Run by School of History, Law and Social Sciences
60.000 Credits or 30.000 ECTS Credits
Organiser: Dr Craig Prescott
Overall aims and purpose
This module offers postgraduate students the opportunity to engage in an extended piece of legal research. By defining an area of study, pursuing their research and presenting their work at an appropriate level, students will develop their study and research skills.
In particular, the dissertation enables the development of new skills in analysing and synthesizing complex material, which, when combined with the student's new and existing understanding and knowledge of the area of study, is structured into a sustained argument that addresses a specific legal question of the student's own choosing.
This module consists of researching and writing a dissertation project in the field of Law. The Dissertation will be 15,000 to 20,000 words in length. The dissertation topic will be confirmed in consultation with the supervising tutor and the Director of Postgraduate Studies.
The student will be expected to clearly understand the literature in their chosen field of study (primary and secondary sources). Should the project involve empirical research, then familiarity with techniques of data collection and analysis will be expected.
C- to C+ (50-59%) Displays ability within a specialized area of knowledge and skills, employing appropriate skills to conduct research. Work at threshold quality demonstrates an adequate knowledge and understanding of current issues in this field of study. It shows a critical awareness of current problems, some of which is informed by thinking at the forefront of the academic discipline. Work at this level shows a developing understanding of techniques applicable to the student’s own research. It shows an ability of apply knowledge in an original way, and to use established techniques of research and enquiry to interpret knowledge in the discipline. The conceptual understanding evidenced by the work indicates that the student can evaluate scholarship in the field.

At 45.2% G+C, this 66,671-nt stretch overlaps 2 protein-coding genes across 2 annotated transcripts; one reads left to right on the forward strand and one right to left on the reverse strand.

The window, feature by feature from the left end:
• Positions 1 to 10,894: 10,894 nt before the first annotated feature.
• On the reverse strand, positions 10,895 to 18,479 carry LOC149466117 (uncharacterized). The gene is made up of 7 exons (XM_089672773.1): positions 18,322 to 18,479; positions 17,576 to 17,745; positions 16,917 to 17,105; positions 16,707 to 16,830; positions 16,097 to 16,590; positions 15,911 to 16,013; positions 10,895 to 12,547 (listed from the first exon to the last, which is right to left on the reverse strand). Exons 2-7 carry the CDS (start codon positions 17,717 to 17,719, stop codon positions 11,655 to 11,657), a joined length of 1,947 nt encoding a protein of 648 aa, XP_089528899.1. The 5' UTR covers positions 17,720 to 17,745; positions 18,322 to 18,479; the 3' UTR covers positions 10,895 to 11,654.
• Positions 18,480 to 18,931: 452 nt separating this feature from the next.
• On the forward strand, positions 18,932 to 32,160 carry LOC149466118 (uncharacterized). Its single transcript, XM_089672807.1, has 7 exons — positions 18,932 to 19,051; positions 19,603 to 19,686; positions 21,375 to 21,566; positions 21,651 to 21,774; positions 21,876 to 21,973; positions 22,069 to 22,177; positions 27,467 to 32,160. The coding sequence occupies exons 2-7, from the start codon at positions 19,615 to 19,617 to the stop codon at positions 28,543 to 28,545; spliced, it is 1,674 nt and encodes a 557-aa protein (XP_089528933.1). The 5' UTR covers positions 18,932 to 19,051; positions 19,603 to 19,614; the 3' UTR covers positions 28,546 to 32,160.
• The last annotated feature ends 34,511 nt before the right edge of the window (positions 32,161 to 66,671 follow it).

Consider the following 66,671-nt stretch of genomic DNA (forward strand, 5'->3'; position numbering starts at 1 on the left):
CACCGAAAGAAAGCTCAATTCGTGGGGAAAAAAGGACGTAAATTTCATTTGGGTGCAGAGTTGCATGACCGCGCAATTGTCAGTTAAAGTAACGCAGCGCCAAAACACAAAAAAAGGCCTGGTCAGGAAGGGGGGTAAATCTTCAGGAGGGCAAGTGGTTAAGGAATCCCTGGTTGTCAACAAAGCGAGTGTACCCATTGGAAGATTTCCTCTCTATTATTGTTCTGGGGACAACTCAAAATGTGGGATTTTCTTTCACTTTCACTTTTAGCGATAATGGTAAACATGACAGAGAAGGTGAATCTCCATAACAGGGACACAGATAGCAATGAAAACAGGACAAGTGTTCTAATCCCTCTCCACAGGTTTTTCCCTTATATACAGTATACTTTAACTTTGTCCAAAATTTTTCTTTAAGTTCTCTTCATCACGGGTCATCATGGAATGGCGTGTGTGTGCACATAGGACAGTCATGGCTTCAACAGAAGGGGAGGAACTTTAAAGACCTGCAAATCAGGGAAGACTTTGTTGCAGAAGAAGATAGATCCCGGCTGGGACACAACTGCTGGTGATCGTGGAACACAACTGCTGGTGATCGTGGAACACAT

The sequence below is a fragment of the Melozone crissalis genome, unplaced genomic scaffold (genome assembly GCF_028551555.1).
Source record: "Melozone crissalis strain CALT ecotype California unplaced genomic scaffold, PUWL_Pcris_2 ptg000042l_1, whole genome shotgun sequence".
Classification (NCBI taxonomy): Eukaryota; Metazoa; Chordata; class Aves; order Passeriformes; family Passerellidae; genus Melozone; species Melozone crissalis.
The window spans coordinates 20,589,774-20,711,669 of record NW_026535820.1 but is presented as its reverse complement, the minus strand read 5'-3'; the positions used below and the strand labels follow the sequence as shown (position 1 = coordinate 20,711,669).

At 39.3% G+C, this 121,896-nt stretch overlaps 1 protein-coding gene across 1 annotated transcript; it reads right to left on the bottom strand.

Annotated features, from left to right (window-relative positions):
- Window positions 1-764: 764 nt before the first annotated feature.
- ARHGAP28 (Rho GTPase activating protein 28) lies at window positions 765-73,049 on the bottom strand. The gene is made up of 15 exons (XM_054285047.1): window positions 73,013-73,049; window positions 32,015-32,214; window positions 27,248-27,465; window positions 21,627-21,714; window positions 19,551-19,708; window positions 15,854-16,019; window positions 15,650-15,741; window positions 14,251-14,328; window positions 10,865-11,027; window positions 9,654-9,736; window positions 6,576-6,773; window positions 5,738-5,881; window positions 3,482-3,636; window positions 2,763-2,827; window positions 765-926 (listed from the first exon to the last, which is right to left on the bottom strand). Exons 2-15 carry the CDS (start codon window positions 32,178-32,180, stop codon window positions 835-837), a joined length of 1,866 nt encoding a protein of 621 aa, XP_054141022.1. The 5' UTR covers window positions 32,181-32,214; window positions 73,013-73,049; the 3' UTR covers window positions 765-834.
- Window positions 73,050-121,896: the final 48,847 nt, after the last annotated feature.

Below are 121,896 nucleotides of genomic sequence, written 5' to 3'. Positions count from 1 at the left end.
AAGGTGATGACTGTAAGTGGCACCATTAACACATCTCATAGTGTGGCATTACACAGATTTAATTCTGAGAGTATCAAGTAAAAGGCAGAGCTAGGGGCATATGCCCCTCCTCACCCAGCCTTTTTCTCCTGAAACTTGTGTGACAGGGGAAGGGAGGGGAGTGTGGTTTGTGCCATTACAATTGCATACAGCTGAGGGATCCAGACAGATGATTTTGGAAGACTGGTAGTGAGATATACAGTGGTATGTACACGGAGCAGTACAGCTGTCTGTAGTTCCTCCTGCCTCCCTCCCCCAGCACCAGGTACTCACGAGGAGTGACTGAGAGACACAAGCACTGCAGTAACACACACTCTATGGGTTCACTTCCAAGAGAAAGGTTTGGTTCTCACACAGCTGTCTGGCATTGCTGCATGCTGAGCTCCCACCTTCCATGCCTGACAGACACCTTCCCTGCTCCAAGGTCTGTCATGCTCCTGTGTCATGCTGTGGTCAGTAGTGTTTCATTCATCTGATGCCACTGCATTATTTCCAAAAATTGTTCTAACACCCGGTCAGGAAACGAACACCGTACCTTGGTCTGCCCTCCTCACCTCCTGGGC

B- to B+ (60-69%) Displays accomplished ability within a specialized area of knowledge and skills, employing good quality skills to conduct research. Good work in this module will demonstrate a systematic knowledge and understanding of current issues in this field of study. It shows a critical awareness of current problems, much of which is at, or informed by thinking at, the forefront of the academic discipline. Work at this level shows a comprehensive understanding of techniques applicable to the student’s own research. It shows an ability to apply knowledge in an original way, and to use established techniques of research and enquiry to create and interpret knowledge in the discipline. The conceptual understanding evidenced in the work indicates that the student can evaluate advanced scholarship in the discipline. The work shows an ability to evaluate methodologies and develop critiques of them, and, where, appropriate, propose hypotheses.
A- to A* (70+%) Displays mastery of a complex and specialized area of knowledge and skills, employing advanced skills to conduct research. Excellent work in this module will contain the qualities recognized in good work, but will show them in a more consistent way, and at all points. It will demonstrate systematic knowledge and understanding of current issues in this field of study. It shows a critical awareness of current problems, much of which is at the forefront of this academic discipline. Work at this level shows a comprehensive understanding of techniques applicable to the student’s own research or to advanced scholarship. It shows throughout an ability to apply knowledge in an original way and to use established techniques of research and enquiry to create and interpret knowledge in the discipline. The conceptual understanding evidenced in the work indicates that the student can critically evaluate advanced scholarship in the discipline, and do so in a consistent manner. The work shows an ability to evaluate methodologies and develop critiques of them, and, where appropriate, propose hypotheses.
Appraise law, policy and other doctrines to an advanced level, demonstrating a comprehensive and deep understanding of the chosen area of study suitable for a dissertation at the postgraduate level, where appropriate, providing original analysis, criticism and proposals for reform.
Displays a manifest ability to communicate effectively in Welsh or English the findings of a significant legal research project, including organising those findings coherently and logically and using appropriate and consistent terminology appropriate to the chosen area of study.